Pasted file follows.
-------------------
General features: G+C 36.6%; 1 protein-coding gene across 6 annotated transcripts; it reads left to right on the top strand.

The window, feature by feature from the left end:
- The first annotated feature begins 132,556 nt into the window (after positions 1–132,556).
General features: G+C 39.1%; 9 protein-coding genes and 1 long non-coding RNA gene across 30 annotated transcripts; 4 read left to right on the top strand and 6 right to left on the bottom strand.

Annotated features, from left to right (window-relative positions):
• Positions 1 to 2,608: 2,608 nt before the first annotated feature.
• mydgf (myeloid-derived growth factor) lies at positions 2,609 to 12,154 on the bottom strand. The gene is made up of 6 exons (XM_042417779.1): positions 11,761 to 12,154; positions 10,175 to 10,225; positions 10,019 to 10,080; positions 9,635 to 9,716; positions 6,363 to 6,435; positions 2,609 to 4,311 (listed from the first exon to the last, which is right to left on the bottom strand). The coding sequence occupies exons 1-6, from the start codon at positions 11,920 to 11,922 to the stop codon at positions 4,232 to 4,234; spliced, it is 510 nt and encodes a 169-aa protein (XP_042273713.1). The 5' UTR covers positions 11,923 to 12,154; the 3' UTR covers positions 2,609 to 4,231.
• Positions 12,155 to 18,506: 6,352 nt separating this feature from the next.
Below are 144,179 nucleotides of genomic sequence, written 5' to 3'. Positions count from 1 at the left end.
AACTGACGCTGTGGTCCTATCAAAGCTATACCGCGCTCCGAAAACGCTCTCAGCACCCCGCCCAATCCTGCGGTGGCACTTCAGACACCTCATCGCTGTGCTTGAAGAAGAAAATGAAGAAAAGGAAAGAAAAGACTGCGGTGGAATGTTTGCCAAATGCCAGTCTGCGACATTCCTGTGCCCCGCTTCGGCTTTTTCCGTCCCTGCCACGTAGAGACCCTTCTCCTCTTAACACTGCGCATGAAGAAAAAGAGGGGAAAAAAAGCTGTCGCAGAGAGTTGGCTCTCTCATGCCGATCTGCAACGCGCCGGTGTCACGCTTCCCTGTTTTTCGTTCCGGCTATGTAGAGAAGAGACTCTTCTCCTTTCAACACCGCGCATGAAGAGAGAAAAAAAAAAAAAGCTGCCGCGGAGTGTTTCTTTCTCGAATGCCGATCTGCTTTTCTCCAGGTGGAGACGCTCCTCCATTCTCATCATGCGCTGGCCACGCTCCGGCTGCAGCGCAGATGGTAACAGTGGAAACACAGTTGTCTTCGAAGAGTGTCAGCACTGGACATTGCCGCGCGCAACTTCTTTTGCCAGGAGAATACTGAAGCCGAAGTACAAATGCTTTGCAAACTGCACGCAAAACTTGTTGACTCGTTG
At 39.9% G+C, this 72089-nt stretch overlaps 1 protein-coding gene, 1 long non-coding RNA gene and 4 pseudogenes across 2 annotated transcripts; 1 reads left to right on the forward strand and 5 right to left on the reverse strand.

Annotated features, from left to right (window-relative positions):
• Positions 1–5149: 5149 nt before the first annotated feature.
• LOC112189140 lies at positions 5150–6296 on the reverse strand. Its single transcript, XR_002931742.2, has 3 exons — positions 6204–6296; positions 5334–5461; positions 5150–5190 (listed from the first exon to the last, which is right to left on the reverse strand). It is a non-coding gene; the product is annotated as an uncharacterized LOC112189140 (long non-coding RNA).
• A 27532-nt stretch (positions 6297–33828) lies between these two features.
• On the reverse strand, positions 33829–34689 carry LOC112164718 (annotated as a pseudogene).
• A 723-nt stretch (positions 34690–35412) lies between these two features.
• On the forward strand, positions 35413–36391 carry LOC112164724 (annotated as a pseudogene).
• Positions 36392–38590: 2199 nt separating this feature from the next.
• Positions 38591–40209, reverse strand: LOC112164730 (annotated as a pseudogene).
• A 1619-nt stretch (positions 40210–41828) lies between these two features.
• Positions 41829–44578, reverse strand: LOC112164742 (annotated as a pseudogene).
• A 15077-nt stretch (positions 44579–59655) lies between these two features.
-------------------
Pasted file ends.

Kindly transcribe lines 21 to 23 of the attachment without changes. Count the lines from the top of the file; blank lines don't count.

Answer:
• A 1619-nt stretch (positions 40210–41828) lies between these two features.
• Positions 41829–44578, reverse strand: LOC112164742 (annotated as a pseudogene).
• A 15077-nt stretch (positions 44579–59655) lies between these two features.